SERIOUS questions are being asked about the safety of domestic fridges after a number of frightening explosions, have left a trail of devastation in homes across the UK
Although the incidences appear to be relatively rare, industry experts are pointing the finger of suspicion at the hydrocarbon refrigerants used in modern fridges.
On Tuesday, the Yorkshire Post broke the story of Kathy Cullingworth of Normanton, West Yorkshire who was woken in the early hours of the morning by an explosion 'like a bomb'. The source of the explosion was found to be the family's Creda fridge freezer. Luckily no one was injured but the explosion ripped a radiator from the wall, shattered windows, damaged cupboards and other kitchen appliances and cracked the ceiling and walls.
Investigations into the cause of the explosion are ongoing but the Cullingworth's case was not an isolated incident. In May of this year, a family in West Bromwich was woken by the sound of its fridge-freezer exploding 'like an earthquake', smashing windows and doors, blowing holes in the ceiling and ripping the roof off the conservatory. Again, no-one was hurt but this time the incident involved a four-year-old refrigerator, according to the local Express & Star newspaper.
In June 2006 in Newcastle, Ilene Callaghan was fortunate to be in her bathroom when the 18-moth-old fridge-freezer in her utility room exploded, blowing the wall out, the door off and lifting the floor. According to Mrs Callaghan's husband Dennis, the fire brigade said they suspected a build up of gas.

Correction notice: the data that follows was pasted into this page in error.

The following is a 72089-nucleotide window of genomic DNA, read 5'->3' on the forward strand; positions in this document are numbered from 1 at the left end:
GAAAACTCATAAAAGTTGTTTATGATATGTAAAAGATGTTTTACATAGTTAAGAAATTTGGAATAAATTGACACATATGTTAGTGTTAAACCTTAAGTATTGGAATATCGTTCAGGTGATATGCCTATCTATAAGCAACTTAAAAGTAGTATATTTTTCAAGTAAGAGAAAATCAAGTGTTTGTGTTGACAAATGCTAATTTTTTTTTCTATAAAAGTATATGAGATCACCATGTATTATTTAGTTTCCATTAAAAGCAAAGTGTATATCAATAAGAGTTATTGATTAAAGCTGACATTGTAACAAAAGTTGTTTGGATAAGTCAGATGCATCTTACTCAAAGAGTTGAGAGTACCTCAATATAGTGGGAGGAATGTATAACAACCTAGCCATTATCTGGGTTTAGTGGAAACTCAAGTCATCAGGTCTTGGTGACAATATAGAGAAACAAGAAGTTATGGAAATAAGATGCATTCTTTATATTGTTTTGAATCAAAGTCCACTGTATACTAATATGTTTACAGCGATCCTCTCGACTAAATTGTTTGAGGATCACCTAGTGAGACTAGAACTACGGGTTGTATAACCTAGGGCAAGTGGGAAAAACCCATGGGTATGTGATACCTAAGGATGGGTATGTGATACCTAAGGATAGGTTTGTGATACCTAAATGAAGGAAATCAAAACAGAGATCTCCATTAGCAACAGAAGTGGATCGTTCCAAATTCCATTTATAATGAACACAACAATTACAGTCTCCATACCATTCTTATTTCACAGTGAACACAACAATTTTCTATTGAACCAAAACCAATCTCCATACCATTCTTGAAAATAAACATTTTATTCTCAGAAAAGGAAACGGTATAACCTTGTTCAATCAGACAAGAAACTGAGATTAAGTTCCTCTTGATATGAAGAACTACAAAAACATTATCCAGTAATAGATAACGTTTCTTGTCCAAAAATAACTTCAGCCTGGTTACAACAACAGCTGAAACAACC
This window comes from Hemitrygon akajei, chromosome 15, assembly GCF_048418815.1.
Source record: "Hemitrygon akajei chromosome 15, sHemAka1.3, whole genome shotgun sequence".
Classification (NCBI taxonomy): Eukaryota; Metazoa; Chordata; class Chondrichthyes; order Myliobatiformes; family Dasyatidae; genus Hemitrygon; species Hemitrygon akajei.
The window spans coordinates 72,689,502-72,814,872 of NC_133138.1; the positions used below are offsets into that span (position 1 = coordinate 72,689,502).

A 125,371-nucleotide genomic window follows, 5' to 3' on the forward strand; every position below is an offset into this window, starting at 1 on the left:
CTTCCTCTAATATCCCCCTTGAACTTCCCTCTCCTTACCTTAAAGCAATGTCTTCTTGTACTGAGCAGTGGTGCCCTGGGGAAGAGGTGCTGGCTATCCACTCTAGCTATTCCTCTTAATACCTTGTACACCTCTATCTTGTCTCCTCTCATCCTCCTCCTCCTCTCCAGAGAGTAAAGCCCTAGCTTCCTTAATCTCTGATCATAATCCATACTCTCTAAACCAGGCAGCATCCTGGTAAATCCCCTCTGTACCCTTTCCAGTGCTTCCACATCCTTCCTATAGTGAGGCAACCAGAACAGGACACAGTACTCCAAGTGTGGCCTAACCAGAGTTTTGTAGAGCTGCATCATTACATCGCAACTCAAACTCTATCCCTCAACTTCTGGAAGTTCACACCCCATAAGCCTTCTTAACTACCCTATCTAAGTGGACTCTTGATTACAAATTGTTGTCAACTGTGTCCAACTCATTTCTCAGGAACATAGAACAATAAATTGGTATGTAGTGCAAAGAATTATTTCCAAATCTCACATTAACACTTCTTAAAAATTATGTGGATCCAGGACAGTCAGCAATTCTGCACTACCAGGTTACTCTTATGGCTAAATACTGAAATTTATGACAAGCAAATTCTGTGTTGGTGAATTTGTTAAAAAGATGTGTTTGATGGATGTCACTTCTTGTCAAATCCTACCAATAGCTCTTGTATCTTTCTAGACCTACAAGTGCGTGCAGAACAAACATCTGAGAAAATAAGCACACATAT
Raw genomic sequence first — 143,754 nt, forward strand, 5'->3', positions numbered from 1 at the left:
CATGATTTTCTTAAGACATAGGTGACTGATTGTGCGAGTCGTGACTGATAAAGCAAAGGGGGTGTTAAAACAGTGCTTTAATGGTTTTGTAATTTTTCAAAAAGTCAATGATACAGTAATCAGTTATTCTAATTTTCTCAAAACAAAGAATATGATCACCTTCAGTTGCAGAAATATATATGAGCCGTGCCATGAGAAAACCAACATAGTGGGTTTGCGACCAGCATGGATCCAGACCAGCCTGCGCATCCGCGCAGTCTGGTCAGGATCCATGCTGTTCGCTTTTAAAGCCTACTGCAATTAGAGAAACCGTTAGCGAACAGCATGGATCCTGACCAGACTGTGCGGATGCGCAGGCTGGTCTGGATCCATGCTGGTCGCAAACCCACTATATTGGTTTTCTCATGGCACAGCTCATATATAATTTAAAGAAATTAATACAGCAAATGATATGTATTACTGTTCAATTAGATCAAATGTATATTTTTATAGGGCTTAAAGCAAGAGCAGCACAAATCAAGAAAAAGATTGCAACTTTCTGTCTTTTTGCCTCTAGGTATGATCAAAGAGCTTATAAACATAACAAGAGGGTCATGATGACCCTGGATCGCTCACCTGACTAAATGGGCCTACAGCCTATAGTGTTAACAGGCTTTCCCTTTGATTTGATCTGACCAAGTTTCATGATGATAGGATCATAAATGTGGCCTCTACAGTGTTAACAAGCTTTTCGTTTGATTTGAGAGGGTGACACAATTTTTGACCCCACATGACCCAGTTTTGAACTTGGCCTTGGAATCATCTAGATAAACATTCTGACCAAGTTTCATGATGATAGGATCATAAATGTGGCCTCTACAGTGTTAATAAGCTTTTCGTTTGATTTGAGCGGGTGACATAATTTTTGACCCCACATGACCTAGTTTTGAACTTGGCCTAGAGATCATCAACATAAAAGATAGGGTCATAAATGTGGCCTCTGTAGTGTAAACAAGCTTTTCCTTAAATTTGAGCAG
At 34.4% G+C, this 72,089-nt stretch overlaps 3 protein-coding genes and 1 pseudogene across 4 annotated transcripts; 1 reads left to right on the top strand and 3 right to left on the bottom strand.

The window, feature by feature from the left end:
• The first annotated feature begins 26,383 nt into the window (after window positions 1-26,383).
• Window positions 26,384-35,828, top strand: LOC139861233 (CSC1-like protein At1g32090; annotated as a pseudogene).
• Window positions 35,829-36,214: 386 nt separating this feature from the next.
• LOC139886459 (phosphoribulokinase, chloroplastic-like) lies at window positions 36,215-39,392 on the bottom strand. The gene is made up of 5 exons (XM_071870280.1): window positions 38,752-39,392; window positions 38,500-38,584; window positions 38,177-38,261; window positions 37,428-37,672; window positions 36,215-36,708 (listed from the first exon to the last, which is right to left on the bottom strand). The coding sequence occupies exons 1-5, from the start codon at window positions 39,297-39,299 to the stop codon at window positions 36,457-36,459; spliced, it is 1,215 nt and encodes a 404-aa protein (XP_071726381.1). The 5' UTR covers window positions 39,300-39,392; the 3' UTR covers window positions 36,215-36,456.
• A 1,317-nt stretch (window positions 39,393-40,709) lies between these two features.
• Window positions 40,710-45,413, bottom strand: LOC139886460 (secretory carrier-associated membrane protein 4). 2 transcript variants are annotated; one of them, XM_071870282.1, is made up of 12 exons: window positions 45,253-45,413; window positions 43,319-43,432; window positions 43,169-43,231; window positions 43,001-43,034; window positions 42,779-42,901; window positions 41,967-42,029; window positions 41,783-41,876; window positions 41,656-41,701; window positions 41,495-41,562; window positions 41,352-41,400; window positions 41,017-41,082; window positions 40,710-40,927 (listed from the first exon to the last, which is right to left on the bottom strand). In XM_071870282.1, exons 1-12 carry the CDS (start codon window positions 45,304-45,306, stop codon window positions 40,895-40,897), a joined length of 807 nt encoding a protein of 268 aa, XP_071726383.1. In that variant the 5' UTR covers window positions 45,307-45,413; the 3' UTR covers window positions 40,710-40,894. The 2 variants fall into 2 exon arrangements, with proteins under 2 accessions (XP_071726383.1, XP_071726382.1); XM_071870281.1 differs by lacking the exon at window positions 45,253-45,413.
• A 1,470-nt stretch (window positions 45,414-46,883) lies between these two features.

Also that year, the fire brigade was called to a house in Truro, Cornwall, after reports of a refrigerator explosion. The brigade reported that the explosion 'was probably due to a build-up of hydro carbon (sic) natural gas (refrigerator gas)'. Again, no one was injured.
The refrigerator manufacturers mentioned have promised to respond to ACR New's' requests for details of their investigations. These were ongoing at the time of going to press.
A spokesman for AMDEA (the Association of Manufacturers of Domestic Appliances) said that they were aware of the problem and that a new amendment to the safety standard is due to be published later this year.
The problem may involve the leakage of the flammable isobutane refrigerant gas into the interior of the fridge which is then ignited by an arc, possibly from the thermostat.
A similar effect could be caused by the householder storing flammable substances or aerosols with hydrocarbon propellants in the refrigerator or by using an aerosol cleaner on the interior.
Hydrocarbons were almost universally adopted by manufacturers after the phase-out of CFCs in the 90s.
While many in the industry preferred R134a, environmental groups and Greenpeace in particular, championed hydrocarbons as the natural alternative as they are non-ozone-depleting and non-global warming. Despite industry concerns as to its flammability, isobutane has become the standard domestic refrigerator gas and has become popular in certain plug-in commercial refrigerators. Only last month Waitrose announced that it was to use hydrocarbons in the refrigeration systems of all its new stores and refurbs.
Greenpeace developed Greenfreeze technology in 1992 utilising isobutane and propane as refrigerants and cyclopentane for producing the insulating foam. According to the environmental group, the technology is currently used in over 300 million refrigerators worldwide.
While these incidents involve fridges in the UK, ACR News is also investigating similar incidents in Europe and as far away as Iceland and South Africa.
ACRIB said it was monitoring the situation in association with all refrigeration manufacturers.
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